June 22, 2003
June 22, 2003
June 25, 2003
8.263.1 - 8.263.8
Belshazzar: A Simple Tool for Creating and Publishing Voice-Annotated Drawings on the Web
Thomas K. Miller III, Stephen J. Walsh, Hollylynne Stohl, and Leigh Ann Haefner
North Carolina State University
Engineering faculty are often discouraged by the challenges of participating in distance learning, or incorporating on-line learning approaches in their courses. A particularly important challenge is the time-, skill-, and resource-intensive endeavor of producing web-based content for students. This is particularly true in engineering and scientific and mathematically-based disciplines, where much of the content involves representing concepts through diagrams and equations. While the tools for electronic production of text-based content are well-developed and very easy to use, the production of more technologically sophisticated content needed to represent engineering concepts is much more challenging. For example, suppose a student in an introductory circuits course is having trouble conceptualizing reducing a circuit to its Thevenin equivalent. With pencil and paper during face-to-face interaction, the instructor could illustrate and explain the problem solving process. In contrast, producing a web-based resource to accomplish the same purpose would be a very time-consuming ordeal, typically requiring skill with sophisticated software tools.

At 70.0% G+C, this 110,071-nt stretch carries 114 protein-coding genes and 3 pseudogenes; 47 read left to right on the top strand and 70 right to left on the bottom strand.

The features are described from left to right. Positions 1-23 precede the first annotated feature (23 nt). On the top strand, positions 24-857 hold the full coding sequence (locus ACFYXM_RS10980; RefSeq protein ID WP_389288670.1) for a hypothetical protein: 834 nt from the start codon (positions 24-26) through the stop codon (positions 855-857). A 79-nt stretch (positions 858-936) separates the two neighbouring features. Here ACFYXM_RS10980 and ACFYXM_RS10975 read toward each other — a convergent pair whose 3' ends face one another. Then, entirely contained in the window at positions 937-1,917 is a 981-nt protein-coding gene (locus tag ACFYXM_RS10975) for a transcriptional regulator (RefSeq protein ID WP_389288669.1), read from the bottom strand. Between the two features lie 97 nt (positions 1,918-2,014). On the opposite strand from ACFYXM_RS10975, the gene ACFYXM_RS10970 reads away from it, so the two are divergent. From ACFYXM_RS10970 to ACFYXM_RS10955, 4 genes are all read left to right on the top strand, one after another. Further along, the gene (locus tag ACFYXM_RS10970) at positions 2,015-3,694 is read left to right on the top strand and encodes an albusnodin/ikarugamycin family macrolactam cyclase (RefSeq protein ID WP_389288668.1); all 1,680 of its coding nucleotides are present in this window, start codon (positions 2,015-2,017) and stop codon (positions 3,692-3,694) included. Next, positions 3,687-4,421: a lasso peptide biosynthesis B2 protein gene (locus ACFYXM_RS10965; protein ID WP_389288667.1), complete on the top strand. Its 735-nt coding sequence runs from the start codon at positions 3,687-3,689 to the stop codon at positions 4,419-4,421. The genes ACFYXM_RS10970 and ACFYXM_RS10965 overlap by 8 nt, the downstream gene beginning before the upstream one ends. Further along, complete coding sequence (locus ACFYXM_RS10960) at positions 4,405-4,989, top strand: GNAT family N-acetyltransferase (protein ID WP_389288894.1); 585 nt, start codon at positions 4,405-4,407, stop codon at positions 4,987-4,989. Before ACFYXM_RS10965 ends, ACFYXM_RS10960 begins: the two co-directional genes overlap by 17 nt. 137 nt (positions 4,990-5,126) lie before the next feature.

At North Carolina State University we have developed a simple tool, we call Belshazzar, that allows an instructor to dynamically capture the problem solving process in action with a voice- annotated representation. This information is captured in real time on a PC as an instructor explains the process using pen and paper. With one click this process can be replayed, and with a second click published to the Web as a Flash™ movie. The result is a web page where the voice- annotated representation is reproduced in real time for the student. Because we capture and render pen stroke information, the movies are high resolution, yet low bandwidth (they work well over a 56K modem link).
Communication about scientific, mathematical and highly technical concepts is connected to being able to represent ideas in a form that can be used as a “didactical object”9 as something that can be a focus of conversation. An object (e.g., drawing, graph, diagram) is not didactic in and of itself. It becomes didactic because of the conversations it can enable between persons who have conceived the object as something important to talk about. In addition, it is not only the object that can enable such conversations. The process of creating the object can also be a focus for conversation and reflection. Thus, it is important for students to be able to experience the process of creating a representation (representing) as well as the finished product (a representation). A tool like Belshazzar can help students experience both the process and product aspect and listen
Proceedings of the 2003 American Society of Engineering Education Annual Conference & Exposition Copyright © 2003, American Society for Engineering Education
Miller, T., & Walsh, S., & Haefner, L., & Stohl, H. (2003, June), Belshazzar: A Simple Tool For Creating And Publishing Voice Annotated Drawings On The Web Paper presented at 2003 Annual Conference, Nashville, Tennessee. 10.18260/1-2--12235
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